Between cute and real. Style and substance. Modern and old-fashioned. Trastevere and Monteverde.
That is what I’ve been doing for the last 15 days. I moved (not the VinoRoma wine studio, which remains in its gorgeous Monti location - also straddling some lines, with the 21st century tasting room and the 11th century cellar, as I am just now realizing). I have been eating out a lot - returning to places I’ve known and loved for some time but also discovering new venues. Here is a round-up.
On the day before the move, we needed a break from all the packing. The sun was shining, we were in a good mood, we wanted to sit outside, but not be in the maddening crowds. This place lured us by its almost complete lack of tourists although being only steps away from one of the main thoroughfares and surprised us by its really acceptable food (which is something you learn to appreciate in Trastevere). The fried artichoke was crisp and tasty, the spaghetti vongole fresh, just like the paranza, and service was very nice, if a bit slow. Would return (but not run).
On the day of the move, furniture in place but no boxes yet unpacked, we had to have dinner. Ai Marmi is close, cheap and an institution. If I have to restrain myself from saying anything negative, I can only say: The pizza is thin, as the Roman style dictates. But I can’t restrain myself from saying the negative if it is the truth: We had heartburn all night. I remembered why we did not include it on The Rome Digest. Will not return.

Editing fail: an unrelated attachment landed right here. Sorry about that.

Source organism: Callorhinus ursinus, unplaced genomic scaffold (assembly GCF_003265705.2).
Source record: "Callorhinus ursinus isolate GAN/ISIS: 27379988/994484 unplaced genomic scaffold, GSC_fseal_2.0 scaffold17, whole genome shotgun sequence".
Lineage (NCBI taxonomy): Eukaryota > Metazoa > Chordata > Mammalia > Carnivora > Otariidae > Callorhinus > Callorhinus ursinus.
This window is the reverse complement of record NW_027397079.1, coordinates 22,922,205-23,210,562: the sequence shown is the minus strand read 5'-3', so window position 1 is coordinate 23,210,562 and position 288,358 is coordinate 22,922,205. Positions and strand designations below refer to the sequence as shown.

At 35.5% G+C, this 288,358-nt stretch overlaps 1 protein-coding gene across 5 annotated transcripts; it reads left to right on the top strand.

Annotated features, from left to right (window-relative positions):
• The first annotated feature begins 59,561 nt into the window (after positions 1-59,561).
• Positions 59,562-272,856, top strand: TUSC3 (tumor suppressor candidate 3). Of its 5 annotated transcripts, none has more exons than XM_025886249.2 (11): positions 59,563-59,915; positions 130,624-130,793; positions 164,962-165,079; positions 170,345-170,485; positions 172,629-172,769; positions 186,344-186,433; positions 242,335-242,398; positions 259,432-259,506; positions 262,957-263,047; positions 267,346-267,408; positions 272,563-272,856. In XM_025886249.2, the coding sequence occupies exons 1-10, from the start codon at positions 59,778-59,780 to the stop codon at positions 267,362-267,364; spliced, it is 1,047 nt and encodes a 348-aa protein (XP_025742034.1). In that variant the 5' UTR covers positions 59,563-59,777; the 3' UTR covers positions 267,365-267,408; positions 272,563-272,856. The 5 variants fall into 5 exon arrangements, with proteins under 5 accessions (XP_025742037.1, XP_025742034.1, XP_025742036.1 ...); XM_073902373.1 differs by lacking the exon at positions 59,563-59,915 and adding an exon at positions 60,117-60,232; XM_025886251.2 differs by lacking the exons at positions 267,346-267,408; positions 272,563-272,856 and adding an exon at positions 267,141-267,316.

The place I do keep on returning to. It is inconsistent, but mostly very good, and this pizza with anchovies, capers, olives, pinenuts and oregano sang to my umami-loving palate during my last visit. And Gatta has a great craft beer and wine selection, too.
The first few days after the move were filled with boxes, pizza and panini. Looking for a place to eat some vegetables without really committing to a sit-down restaurant, we remembered this tiny organic shop run by a very friendly couple. They prepare great salads and other small dishes you can eat there, perched on stools, or take away. Almost anything can be customized to your taste (or allergies). Have returned, and will return!
As we slowly unpacked and found our plates and cutlery, we moved on to having picnic-style meals at home. Along with Antica Caciara, which we love and has supplied us with great ewe’s milk ricotta and bread, we also relied on this new discovery just around the corner from us. In the past, we have had great problems finding consistently good mozzarella (i.e. fresh, not gummy, not dry, not stinky, not full of chemicals) in Rome, so after 5 tries I can pretty confidently say this place delivers. Their burrata is good, too and the buffalo milk ricotta is the creamiest we’ve ever had. They are not organic, but local and have a pretty good quality. We keep on returning.